April 13, 2014
The World in a Trash Can The world has changed over the years in regards to the material goods that we possess. Mainly the biggest thing is the way our goods are produced. In today’s society and culture they are no longer made to last. Goods come and go in today’s world just like our modern culture. I will give you three reasons why I believe that we live in a throwaway society. These three reasons include: materials used to make objects are of cheaper quality, our landfills are becoming filled with more goods because they do not last as long, and most of our goods are being made cheaper overall and of a lower quality. I will start with the first reason, which is materials used to make items are made of a cheaper quality. The materials used in our products today are of cheaper value. One of the reasons for this is that years ago before the industrial revolution things were made one at a time by hand. There were many people involved in making the items, but it was made one at a time by craftsmen who learned these skills and trades over the years. This made the items better quality and unique in their style because each and every item was uniquely made by the individual who made it. In the early 1900’s most items then were built in factories on an assembly line and made of a fairly high quality. This new invention of an assembly line was able to put an individual’s unique talent towards certain parts of the product. The high quality material was so well made that it lasted too long for anyone to want anything new, so the newer stuff wasn’t in demand. This all changed in the 1960’s when the other countries like Germany and Japan began to make their electronics with cheaper quality and exported them to us. Materials used in these newer products were more for popularity and fashion than they were used for being long-lasting. Even if the product was not broken such as an iphone we began to throw them away because they were not in fashion anymore ("Made to Break: Are We Sinking under the Weight of Our Disposable Society?"). The quality of the materials used in our products is what sparked our throwaway society.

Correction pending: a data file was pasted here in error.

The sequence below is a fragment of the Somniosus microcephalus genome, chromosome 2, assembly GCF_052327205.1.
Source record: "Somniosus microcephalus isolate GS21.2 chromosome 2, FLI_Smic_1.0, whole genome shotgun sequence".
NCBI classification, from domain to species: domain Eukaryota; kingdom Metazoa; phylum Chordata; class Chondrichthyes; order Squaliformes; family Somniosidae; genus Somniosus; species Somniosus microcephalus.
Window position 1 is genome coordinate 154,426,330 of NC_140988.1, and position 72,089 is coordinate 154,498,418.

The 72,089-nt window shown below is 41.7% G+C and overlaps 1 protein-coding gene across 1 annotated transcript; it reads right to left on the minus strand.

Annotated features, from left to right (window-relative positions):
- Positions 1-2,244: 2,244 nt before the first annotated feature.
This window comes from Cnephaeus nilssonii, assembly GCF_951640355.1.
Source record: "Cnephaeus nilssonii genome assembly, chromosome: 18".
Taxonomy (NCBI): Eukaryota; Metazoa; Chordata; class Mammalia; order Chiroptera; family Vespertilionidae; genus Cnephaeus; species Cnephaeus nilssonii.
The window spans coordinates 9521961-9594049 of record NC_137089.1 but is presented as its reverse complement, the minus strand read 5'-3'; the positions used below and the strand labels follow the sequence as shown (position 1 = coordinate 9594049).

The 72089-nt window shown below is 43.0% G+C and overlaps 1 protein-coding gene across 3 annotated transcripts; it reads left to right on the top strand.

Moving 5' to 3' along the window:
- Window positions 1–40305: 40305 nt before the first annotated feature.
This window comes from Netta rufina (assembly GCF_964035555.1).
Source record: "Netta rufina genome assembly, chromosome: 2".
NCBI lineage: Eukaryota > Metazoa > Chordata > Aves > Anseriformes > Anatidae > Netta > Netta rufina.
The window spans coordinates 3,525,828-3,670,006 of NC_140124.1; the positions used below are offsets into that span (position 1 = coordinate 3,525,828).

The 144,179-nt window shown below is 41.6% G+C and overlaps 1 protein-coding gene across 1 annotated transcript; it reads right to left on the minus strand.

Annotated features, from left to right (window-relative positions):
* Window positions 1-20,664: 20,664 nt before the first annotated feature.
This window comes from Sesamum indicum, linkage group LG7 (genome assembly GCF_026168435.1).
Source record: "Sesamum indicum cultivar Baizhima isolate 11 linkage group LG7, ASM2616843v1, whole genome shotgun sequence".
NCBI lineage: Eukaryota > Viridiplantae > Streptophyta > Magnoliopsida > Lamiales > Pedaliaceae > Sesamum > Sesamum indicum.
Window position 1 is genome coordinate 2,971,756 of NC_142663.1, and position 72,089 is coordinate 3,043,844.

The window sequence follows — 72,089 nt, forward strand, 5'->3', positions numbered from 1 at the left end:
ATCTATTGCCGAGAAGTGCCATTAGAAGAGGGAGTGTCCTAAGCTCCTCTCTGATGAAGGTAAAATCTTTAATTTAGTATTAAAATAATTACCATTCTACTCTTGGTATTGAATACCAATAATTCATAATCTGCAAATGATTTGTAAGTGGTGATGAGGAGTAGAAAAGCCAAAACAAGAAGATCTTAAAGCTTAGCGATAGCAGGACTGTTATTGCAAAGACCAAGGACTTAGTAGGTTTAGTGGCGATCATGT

Our landfills are becoming filled with more goods that do not last as long and are of a disposable nature. In the mid-19th century we began a “throwaway ethic” when many cheap materials became available to the industry. This sparked our way of thinking that things are not made to last, they are made to break, so we buy throwaway and keep buying again. The American businessmen who didn’t want overstocked warehouses, but also wanted to keep people buying to make money figured out ways to make throwaway items. The first disposable items that were produced and still used today were razors, band-aids and paper products, such as; paper plates, Styrofoam cups and plates, paper towels, toilet paper, and diapers. In the early 1900’s we recycled and an example of that is we had milk delivered in glass bottles to families and then they were picked up, washed out and refilled and delivered again. Also, we used cloth diapers, which we washed and hung out to dry and reused. This type of method was able to keep our landfills from becoming filled with materials that cannot be decomposed such as the plastics that we use so much of today. In today’s society we have started to recycle again just as we have done in the past. As a nation we have become more wealthier and we buy more stuff, and even though we recycle, we are buying more stuff, which creates more wastes and not all of it is being recycled and going to fill our landfills. Many people look at certain parts of a product that has recyclable parts, but it is not totally recyclable and they try to recycle it, which the individuals at the plants cannot recycle the whole product and it gets sent to the landfills (Humes 240-12). We need to make products that are not only good at the time that we sell them, but products that have a resale…